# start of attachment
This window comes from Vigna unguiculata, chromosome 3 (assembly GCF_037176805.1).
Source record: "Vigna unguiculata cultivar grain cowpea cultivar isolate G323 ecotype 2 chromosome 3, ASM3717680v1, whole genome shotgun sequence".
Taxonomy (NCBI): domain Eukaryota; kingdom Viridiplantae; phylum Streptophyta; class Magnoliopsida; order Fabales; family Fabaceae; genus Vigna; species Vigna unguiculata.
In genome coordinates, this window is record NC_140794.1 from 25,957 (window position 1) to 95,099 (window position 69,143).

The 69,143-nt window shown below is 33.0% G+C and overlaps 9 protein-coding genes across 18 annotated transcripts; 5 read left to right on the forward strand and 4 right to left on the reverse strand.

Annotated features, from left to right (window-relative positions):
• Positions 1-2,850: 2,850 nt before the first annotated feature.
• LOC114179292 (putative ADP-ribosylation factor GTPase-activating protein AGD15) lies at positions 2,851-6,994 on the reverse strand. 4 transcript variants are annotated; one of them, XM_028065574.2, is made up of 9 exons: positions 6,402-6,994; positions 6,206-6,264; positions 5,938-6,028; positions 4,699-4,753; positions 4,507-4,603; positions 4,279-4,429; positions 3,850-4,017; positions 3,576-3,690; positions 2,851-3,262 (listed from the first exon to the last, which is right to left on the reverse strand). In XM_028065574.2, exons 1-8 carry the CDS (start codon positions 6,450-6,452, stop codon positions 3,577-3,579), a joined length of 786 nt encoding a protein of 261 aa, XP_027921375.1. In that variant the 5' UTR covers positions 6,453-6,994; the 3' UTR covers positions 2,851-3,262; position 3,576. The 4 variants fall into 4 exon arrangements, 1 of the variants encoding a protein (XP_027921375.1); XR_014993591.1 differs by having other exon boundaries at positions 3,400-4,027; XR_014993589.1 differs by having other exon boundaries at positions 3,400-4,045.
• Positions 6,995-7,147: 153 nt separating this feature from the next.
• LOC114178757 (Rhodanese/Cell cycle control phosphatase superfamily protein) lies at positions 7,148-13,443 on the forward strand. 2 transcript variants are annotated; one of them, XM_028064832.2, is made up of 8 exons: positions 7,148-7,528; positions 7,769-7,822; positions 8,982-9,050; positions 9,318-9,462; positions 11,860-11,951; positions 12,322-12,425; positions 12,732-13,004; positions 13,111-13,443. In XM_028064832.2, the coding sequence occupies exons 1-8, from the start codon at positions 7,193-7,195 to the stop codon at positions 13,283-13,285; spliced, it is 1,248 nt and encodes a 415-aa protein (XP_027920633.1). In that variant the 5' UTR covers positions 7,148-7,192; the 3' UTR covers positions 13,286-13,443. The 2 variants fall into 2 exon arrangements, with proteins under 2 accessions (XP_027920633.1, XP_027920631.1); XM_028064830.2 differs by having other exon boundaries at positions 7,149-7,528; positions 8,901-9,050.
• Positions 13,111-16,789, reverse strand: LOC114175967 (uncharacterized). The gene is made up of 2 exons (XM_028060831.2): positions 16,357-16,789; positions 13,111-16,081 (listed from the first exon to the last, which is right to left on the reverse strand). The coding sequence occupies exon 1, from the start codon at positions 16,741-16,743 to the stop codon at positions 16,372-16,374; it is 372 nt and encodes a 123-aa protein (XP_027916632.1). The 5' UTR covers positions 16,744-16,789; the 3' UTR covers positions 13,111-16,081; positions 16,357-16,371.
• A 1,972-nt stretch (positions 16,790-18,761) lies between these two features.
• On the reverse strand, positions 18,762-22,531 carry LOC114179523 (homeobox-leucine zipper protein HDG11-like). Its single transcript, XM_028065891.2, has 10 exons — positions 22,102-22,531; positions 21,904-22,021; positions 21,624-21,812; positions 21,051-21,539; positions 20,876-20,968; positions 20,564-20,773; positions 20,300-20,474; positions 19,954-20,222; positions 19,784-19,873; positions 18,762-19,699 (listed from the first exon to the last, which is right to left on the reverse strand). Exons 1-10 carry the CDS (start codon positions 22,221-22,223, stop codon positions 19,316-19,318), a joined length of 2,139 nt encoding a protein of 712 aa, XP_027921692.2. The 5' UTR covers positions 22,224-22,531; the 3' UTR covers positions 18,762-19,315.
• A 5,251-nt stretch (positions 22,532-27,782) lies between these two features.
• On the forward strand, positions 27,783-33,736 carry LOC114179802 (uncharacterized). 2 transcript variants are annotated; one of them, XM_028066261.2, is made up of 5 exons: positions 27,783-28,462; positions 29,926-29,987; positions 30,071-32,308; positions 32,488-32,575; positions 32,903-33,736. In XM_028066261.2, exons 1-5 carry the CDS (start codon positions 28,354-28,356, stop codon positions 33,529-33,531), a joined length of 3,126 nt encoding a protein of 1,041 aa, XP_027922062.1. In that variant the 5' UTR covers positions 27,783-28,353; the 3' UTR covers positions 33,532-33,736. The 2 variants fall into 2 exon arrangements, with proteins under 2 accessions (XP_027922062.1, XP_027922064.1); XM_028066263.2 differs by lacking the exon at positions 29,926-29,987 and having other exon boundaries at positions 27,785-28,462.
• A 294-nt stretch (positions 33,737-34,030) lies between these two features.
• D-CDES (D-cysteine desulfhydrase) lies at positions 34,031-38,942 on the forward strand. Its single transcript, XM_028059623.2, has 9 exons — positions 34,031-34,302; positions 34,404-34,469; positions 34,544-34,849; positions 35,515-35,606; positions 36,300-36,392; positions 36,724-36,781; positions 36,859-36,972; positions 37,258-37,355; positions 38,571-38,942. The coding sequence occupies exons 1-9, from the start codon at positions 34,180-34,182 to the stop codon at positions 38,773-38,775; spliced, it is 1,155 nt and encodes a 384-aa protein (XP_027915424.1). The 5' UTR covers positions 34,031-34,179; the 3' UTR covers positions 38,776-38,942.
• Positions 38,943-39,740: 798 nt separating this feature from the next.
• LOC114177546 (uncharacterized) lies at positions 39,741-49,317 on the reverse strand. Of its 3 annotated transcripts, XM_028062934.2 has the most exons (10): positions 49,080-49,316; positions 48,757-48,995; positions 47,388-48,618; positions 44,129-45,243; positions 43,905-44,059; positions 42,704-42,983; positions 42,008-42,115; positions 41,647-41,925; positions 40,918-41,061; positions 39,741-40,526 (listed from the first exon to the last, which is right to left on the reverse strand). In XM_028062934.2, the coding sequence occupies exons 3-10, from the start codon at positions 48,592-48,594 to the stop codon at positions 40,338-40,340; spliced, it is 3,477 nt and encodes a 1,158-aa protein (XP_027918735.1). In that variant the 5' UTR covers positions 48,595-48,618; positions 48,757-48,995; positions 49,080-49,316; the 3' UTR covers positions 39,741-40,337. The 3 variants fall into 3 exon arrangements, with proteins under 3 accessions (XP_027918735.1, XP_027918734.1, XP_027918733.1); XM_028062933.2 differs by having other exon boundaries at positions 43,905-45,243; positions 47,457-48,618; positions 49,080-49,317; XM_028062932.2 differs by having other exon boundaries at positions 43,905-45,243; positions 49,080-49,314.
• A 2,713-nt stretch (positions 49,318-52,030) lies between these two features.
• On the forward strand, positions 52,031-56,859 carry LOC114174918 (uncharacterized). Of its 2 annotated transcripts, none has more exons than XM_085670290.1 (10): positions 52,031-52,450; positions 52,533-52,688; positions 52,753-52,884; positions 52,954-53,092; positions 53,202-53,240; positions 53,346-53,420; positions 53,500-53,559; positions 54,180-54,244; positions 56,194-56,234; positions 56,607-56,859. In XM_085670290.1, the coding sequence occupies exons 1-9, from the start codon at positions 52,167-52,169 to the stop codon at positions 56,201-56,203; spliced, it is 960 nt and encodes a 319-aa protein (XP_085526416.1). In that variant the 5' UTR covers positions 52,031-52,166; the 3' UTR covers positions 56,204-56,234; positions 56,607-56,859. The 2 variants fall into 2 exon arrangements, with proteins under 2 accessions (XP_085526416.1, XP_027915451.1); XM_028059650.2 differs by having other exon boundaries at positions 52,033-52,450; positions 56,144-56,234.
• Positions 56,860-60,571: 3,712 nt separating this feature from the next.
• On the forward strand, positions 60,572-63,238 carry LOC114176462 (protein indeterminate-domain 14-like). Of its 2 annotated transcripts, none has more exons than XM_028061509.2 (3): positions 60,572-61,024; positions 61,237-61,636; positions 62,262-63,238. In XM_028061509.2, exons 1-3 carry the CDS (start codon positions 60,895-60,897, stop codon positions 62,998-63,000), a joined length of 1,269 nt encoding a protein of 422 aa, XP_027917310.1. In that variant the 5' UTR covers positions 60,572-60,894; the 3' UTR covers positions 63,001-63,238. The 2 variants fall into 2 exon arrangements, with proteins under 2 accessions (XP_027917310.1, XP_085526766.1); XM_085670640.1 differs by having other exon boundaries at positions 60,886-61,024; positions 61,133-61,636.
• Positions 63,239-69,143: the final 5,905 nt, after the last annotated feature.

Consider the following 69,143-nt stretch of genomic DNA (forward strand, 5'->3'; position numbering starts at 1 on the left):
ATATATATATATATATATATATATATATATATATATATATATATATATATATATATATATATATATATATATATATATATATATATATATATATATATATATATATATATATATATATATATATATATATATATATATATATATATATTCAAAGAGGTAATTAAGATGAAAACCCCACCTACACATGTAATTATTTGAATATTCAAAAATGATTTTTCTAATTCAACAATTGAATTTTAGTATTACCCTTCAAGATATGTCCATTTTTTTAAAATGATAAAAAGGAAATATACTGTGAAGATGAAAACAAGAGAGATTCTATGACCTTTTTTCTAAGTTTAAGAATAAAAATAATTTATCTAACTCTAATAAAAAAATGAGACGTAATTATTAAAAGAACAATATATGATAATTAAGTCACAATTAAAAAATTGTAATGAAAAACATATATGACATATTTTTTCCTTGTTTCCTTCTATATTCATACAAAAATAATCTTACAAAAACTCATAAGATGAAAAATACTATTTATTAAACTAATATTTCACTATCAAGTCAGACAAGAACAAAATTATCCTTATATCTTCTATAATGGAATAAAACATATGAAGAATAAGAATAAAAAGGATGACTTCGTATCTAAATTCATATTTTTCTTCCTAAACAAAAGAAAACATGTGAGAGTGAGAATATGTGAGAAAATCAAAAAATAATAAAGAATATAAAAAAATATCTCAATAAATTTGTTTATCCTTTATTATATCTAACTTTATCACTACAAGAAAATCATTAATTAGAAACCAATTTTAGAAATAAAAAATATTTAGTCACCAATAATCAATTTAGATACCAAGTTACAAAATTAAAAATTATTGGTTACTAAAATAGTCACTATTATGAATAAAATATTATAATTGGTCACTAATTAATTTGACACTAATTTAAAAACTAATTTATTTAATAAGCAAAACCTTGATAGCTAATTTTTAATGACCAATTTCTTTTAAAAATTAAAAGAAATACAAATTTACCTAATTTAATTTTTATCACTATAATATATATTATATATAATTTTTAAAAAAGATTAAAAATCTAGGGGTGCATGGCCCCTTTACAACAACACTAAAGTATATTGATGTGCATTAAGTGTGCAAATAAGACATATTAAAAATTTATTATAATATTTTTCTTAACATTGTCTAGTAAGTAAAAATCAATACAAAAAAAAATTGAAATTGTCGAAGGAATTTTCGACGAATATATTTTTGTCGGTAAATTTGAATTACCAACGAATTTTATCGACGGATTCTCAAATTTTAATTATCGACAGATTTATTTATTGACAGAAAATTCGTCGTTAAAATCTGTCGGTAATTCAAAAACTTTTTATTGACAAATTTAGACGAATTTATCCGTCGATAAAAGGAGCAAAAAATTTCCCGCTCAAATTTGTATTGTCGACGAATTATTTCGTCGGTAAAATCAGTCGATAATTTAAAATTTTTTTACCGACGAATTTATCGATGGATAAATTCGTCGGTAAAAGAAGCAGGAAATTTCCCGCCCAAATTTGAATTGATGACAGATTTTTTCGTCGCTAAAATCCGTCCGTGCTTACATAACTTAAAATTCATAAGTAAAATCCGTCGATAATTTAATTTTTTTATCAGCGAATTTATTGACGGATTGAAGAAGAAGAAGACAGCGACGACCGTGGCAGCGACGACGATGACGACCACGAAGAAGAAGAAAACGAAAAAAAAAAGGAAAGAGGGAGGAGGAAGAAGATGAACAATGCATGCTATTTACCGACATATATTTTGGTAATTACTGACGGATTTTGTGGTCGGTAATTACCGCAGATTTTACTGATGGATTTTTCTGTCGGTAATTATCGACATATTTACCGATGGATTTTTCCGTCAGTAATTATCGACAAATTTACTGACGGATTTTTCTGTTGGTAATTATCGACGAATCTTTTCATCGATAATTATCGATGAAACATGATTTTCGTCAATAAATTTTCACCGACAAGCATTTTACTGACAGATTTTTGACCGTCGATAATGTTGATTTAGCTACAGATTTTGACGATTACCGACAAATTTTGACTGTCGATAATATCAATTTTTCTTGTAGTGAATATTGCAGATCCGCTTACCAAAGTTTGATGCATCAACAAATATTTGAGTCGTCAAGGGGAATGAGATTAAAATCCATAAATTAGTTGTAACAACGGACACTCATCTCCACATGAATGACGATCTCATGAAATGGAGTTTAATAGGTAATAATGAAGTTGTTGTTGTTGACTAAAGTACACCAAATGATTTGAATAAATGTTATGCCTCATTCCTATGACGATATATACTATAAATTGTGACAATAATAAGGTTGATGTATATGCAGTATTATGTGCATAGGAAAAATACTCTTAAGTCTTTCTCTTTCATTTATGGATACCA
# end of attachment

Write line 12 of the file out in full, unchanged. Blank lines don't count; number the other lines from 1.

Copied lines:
• A 1,972-nt stretch (positions 16,790-18,761) lies between these two features.